A couple of times I've heard the quality control argument used, but that's almost entirely my point -- you can't really create a good quality game by yourself. If you learn to properly delegate work, you can really boost the quality / quantity of the programs you develop.

Also mentioned was distinguishing the workmanship of your team mates. This is a valid point since there is such a wide range of skills on the site. Simultaneously, however, it's ironic that many members on the board are quite skilled at creating in depth levelling requirements for RPGs and yet are dumbfounded with regard to finding a way to filter out strong developers from the weak.

Im not even talking about big tough projects like: "Create a star destroyer.....go!" or anything thereof. Like my aforementioned UI example, small assignments, geared towards developing a ceartain skill like, how to load images into your program, or creating a proper title screen, etc. Maybe even go a step further and stratisfy them into class levels (beginner, intermed, 4 people team, 10 people team...etc). That way you get people off the forums, and into meaningful development. If a forum mod thought this would be promising, I would even gladly work with them to help design it.

"Well done is better than well said."

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Personally I think this could be a great idea, if there were a way to keep a team motivated. I know that when something gets difficult, that I tend to say I'll work on it later, and then don't. Maybe if every month or so the team has to show off their progress, would help motivate people.

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heh, charge a fee.

No moderator response yet, I wonder if that is indicitive of a no. At least give me Caesar's thumb. I'm having all the fun of taking diff eq's, abstract algebra and coding theory over the summer, so getting a response would ceartainly make my happy happy, although I would still be willing to help develop this system, provided it was greenlighted of course.

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Quote:
Original post by c0dedrag0n
Question to moderators --

How difficult / feisable is it to create small group assinments, "workshops" if you will, that teach teams how to develop real world applications.


I don't think it would be that difficult at all, the question is, is that the purpose of the site, and that is not a question for the mods, it is a question for the goal planning authority for the company. It should also be said that there are plenty of educational resources out there how to build applications. This area is practically full of competing educational institutions like the guildhall at SMU, the Game Institute, etc.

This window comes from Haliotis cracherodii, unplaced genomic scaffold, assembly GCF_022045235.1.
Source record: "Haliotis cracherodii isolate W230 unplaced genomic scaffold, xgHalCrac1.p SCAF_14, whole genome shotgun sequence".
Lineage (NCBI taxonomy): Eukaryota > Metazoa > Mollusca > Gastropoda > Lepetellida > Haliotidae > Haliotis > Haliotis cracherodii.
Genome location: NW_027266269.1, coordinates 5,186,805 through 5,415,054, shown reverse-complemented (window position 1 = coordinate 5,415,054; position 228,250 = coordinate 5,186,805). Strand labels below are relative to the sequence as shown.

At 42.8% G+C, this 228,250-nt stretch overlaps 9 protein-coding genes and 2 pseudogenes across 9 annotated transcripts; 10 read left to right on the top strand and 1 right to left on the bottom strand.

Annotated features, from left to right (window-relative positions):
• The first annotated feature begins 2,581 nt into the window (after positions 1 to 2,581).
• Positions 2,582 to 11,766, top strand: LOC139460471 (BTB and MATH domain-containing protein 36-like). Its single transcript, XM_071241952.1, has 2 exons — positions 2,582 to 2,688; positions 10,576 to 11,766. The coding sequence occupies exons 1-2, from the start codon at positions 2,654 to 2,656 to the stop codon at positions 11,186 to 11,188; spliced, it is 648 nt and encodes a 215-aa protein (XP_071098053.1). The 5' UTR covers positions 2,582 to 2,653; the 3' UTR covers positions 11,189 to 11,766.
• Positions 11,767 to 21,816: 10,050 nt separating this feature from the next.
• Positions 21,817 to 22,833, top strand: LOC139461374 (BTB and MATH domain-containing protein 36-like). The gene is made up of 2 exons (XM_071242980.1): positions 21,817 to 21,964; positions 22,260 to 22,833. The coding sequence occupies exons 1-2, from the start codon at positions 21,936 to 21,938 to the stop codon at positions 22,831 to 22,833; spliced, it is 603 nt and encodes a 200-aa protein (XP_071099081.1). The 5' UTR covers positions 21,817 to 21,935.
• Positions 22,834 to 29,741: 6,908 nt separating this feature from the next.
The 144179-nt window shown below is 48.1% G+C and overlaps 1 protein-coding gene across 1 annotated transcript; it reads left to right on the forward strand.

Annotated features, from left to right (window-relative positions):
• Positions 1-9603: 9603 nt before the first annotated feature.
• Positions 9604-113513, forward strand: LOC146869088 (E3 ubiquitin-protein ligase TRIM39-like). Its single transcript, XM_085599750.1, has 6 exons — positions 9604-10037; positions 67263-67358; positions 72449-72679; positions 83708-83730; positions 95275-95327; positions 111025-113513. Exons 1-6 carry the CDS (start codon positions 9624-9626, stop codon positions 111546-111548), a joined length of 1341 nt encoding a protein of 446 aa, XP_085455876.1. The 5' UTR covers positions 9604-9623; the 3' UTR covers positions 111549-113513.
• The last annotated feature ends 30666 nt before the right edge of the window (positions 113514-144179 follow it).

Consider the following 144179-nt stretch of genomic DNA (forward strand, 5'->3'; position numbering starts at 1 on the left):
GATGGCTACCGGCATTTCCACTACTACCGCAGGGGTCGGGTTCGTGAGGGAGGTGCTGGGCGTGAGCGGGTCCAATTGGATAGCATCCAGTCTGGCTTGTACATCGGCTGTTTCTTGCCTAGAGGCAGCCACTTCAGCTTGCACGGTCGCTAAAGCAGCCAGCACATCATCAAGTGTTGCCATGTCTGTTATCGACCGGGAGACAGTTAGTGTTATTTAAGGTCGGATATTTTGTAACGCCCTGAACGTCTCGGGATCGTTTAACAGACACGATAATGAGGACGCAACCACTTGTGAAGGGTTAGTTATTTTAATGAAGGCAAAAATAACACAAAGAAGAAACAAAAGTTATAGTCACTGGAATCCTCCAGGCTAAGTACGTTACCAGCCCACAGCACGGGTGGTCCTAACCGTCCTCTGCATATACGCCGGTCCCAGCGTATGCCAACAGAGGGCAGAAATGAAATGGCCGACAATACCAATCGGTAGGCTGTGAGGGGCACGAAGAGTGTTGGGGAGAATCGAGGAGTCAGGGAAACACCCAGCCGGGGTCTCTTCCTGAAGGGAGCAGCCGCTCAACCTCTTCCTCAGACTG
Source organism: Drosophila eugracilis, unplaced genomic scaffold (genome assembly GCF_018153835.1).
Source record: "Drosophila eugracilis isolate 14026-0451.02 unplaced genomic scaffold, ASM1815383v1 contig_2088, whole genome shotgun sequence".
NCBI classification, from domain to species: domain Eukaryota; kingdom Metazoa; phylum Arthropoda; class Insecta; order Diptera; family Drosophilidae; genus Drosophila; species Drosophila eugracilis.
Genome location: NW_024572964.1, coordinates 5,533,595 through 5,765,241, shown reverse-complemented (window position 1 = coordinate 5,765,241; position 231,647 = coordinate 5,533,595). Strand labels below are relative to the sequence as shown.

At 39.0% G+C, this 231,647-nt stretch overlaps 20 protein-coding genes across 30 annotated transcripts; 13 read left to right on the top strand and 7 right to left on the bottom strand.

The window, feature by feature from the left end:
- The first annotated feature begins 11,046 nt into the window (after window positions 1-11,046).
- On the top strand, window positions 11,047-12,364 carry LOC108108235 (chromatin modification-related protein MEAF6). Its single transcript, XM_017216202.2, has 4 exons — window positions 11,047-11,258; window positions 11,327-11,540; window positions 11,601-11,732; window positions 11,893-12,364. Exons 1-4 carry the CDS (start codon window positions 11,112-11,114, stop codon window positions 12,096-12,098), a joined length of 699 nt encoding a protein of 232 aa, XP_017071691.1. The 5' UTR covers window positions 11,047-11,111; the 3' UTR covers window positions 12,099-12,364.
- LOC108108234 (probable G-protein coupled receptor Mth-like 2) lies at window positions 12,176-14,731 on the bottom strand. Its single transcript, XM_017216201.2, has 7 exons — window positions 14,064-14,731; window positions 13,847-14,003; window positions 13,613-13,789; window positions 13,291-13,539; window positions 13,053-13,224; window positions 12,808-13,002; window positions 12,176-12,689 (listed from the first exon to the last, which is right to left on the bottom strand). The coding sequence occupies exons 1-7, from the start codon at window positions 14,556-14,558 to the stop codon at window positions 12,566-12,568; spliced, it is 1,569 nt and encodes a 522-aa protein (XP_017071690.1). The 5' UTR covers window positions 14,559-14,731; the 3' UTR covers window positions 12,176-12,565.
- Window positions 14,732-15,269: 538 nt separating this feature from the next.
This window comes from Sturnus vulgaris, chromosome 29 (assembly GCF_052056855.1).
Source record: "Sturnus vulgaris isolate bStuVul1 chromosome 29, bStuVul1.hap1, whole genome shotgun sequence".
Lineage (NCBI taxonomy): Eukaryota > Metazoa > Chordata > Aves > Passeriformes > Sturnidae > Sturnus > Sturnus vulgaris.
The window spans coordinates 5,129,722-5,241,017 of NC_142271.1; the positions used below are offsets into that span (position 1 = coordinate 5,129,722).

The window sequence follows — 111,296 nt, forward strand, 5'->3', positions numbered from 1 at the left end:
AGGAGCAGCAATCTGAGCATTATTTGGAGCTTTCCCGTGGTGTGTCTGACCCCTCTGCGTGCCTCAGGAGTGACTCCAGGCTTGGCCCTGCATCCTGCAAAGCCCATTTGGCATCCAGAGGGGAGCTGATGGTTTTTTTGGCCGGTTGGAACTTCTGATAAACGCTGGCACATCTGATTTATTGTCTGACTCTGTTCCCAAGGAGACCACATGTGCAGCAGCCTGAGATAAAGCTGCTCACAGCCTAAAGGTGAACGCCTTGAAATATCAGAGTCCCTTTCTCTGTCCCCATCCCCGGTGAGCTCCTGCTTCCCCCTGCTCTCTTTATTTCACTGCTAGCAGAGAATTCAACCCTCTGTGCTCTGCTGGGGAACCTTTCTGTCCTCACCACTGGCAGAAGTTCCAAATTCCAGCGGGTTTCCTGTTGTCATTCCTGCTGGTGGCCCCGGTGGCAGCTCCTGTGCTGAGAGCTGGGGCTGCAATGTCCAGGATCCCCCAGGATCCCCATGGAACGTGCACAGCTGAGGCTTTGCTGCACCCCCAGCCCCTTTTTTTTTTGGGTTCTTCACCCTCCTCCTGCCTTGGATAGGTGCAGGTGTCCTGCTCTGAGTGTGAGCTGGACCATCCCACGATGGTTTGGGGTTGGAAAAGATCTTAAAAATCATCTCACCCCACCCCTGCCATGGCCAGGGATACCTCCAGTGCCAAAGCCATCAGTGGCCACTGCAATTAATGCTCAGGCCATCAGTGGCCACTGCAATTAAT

It should also be said that individual community members often form their own teams for projects. I'll hazard a guess this is a roles and goals scenario for any brand in this market.

Quote:

A team project that forces a group to make a working / responive UI for example, would definitely be of use as not only does this teach developers the useful skill of how to make the UI itself, but also helps build teamwork skills (invaluable). Small projects like these, with even a time constraint perhaps, can really be of great benefit.


I agree.

Quote:

Nothing helps like solving a problem on your own afterall, and working in teams helps to improve communication skills. Community members can even share their results with others, which I personally believe will do more good than having a newbie ask the same "how to add ___ for their engine" question every week.


There are issues of technology advances making obsolescense a real factor in making those decisions to create this kind of resource a viable decision or not. Considering the time and effort it takes to create the resource versus the practical payoff in the community benefit for the shelf life of the resource a significant concern.

Quote:
As moderators I would personally really like to see you all move beyond the role of policing your community. Try to build them up, afterall many look to you for leadership. You can help make a good site, a really great site.


This is an idea that is popular at many levels of the community, but pragmatically, most mods, like most members, have other time commitments and obligations, do the moderating on their own time gratis. This is not an overly complex resource to design, but the factors to determine it's implementation and support are beyond my bailiwick. Your idea is appears fruitful, and worth considering.

Adventuredesign

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Anyway, as I had said in the thread in ideass for improvemetn part, I think that most of the people attending this forum do so because they have, deep within their hearts, the desire to get in the gaming industry.

So far, there haven't been many hugely successful games developped by only one person. At least lately. All have been developped by teams. And a good step towards entering this industry should be learning to work in teams, and being able to provide one or more completed projects, with a clear definition of what your work in it has been.

Obviously, not EVERYBODY on this forum really aims at entering this industry, but rather at making it a way of having fun while day dreaming. In my experience, there is nothing like putting both your hands into your daydreams, and pulling hard. It gives you a new view of it, simply because there are so many things you hadn't imagined about it. And one brain never think as good as a team of brains. Principle of brainstorming. Neh?